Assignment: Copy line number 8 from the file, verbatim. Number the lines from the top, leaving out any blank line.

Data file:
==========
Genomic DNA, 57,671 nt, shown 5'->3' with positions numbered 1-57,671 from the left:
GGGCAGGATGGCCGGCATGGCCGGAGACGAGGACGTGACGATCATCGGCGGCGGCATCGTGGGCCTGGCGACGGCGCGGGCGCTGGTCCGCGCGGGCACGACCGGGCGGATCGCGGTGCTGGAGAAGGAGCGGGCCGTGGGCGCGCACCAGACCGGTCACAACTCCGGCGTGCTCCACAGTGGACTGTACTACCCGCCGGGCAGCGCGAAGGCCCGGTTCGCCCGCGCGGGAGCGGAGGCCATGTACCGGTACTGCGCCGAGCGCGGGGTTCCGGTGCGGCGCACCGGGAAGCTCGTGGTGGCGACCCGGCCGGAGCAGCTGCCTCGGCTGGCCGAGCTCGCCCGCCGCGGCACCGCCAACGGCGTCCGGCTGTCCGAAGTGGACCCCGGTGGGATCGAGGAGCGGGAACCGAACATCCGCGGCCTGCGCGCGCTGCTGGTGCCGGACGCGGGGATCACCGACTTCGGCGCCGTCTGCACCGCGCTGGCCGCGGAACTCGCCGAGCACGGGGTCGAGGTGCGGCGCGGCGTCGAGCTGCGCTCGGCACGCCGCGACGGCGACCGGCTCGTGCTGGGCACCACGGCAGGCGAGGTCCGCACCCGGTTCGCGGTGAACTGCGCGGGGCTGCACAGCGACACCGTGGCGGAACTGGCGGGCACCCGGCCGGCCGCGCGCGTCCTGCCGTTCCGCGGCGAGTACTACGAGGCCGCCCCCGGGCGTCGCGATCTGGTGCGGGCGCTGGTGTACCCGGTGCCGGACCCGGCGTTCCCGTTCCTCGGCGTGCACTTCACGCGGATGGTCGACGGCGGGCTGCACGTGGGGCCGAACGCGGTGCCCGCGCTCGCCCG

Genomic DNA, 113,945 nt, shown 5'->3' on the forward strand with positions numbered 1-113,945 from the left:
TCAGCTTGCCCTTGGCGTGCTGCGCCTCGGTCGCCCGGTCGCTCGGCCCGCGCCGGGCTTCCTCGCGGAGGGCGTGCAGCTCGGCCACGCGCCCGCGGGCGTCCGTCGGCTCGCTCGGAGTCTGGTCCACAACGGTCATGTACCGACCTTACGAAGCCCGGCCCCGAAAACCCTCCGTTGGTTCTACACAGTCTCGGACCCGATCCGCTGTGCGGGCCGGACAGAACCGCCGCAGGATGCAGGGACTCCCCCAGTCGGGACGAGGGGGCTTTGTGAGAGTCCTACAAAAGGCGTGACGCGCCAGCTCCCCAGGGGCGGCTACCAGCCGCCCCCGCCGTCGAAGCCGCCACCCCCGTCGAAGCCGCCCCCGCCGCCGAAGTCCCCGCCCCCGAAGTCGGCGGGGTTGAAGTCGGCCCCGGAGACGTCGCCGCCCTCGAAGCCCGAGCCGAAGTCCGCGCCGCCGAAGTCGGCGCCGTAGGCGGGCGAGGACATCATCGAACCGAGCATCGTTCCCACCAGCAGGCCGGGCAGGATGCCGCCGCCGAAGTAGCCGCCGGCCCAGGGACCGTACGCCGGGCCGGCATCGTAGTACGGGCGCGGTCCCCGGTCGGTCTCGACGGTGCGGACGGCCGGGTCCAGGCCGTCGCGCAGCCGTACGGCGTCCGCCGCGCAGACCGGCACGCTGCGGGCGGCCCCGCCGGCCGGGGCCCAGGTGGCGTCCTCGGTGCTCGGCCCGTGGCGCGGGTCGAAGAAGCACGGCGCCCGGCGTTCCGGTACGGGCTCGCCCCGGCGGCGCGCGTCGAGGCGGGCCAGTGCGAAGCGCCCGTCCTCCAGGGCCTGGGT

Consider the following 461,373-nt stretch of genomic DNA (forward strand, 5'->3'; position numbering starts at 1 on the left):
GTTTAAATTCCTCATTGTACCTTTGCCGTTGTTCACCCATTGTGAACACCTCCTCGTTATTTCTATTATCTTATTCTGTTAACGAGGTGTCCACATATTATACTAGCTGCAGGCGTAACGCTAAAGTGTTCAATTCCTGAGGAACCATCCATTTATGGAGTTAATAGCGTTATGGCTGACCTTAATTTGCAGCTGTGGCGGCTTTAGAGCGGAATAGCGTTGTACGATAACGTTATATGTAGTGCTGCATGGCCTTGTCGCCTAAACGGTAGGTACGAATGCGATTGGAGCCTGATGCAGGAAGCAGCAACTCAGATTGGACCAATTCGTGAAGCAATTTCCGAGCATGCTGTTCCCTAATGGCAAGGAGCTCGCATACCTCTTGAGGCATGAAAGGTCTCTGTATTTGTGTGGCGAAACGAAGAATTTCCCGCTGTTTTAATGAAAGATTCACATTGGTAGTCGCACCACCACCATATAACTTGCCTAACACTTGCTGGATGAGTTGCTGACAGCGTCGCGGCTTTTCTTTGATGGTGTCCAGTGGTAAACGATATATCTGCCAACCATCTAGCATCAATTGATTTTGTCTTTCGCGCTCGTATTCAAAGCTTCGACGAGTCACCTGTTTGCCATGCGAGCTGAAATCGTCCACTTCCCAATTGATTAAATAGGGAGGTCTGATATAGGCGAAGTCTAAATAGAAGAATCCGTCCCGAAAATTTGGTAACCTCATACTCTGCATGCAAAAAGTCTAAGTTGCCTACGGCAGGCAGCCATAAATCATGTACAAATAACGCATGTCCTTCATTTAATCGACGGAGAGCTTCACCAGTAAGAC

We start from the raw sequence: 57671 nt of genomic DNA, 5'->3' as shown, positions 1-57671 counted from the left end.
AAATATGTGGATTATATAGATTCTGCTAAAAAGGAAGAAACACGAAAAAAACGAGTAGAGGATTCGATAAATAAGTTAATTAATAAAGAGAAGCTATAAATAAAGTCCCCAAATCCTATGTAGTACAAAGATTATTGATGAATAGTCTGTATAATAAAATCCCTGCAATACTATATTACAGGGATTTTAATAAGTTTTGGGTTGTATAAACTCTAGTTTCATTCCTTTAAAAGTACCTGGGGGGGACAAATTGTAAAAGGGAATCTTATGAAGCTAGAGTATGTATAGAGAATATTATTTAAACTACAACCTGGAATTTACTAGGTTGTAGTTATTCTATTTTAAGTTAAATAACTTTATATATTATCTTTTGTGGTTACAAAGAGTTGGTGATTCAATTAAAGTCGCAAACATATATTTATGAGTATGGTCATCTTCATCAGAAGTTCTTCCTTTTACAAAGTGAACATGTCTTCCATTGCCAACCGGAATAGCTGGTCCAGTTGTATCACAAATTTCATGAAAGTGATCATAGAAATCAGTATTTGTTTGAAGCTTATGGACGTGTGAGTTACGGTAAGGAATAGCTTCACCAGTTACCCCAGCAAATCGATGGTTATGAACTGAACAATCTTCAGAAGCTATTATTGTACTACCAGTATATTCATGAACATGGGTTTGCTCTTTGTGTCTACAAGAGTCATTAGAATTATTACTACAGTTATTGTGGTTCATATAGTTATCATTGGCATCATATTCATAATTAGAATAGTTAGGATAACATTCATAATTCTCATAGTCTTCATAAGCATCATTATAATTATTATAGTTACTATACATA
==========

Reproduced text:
AAATATGTGGATTATATAGATTCTGCTAAAAAGGAAGAAACACGAAAAAAACGAGTAGAGGATTCGATAAATAAGTTAATTAATAAAGAGAAGCTATAAATAAAGTCCCCAAATCCTATGTAGTACAAAGATTATTGATGAATAGTCTGTATAATAAAATCCCTGCAATACTATATTACAGGGATTTTAATAAGTTTTGGGTTGTATAAACTCTAGTTTCATTCCTTTAAAAGTACCTGGGGGGGACAAATTGTAAAAGGGAATCTTATGAAGCTAGAGTATGTATAGAGAATATTATTTAAACTACAACCTGGAATTTACTAGGTTGTAGTTATTCTATTTTAAGTTAAATAACTTTATATATTATCTTTTGTGGTTACAAAGAGTTGGTGATTCAATTAAAGTCGCAAACATATATTTATGAGTATGGTCATCTTCATCAGAAGTTCTTCCTTTTACAAAGTGAACATGTCTTCCATTGCCAACCGGAATAGCTGGTCCAGTTGTATCACAAATTTCATGAAAGTGATCATAGAAATCAGTATTTGTTTGAAGCTTATGGACGTGTGAGTTACGGTAAGGAATAGCTTCACCAGTTACCCCAGCAAATCGATGGTTATGAACTGAACAATCTTCAGAAGCTATTATTGTACTACCAGTATATTCATGAACATGGGTTTGCTCTTTGTGTCTACAAGAGTCATTAGAATTATTACTACAGTTATTGTGGTTCATATAGTTATCATTGGCATCATATTCATAATTAGAATAGTTAGGATAACATTCATAATTCTCATAGTCTTCATAAGCATCATTATAATTATTATAGTTACTATACATA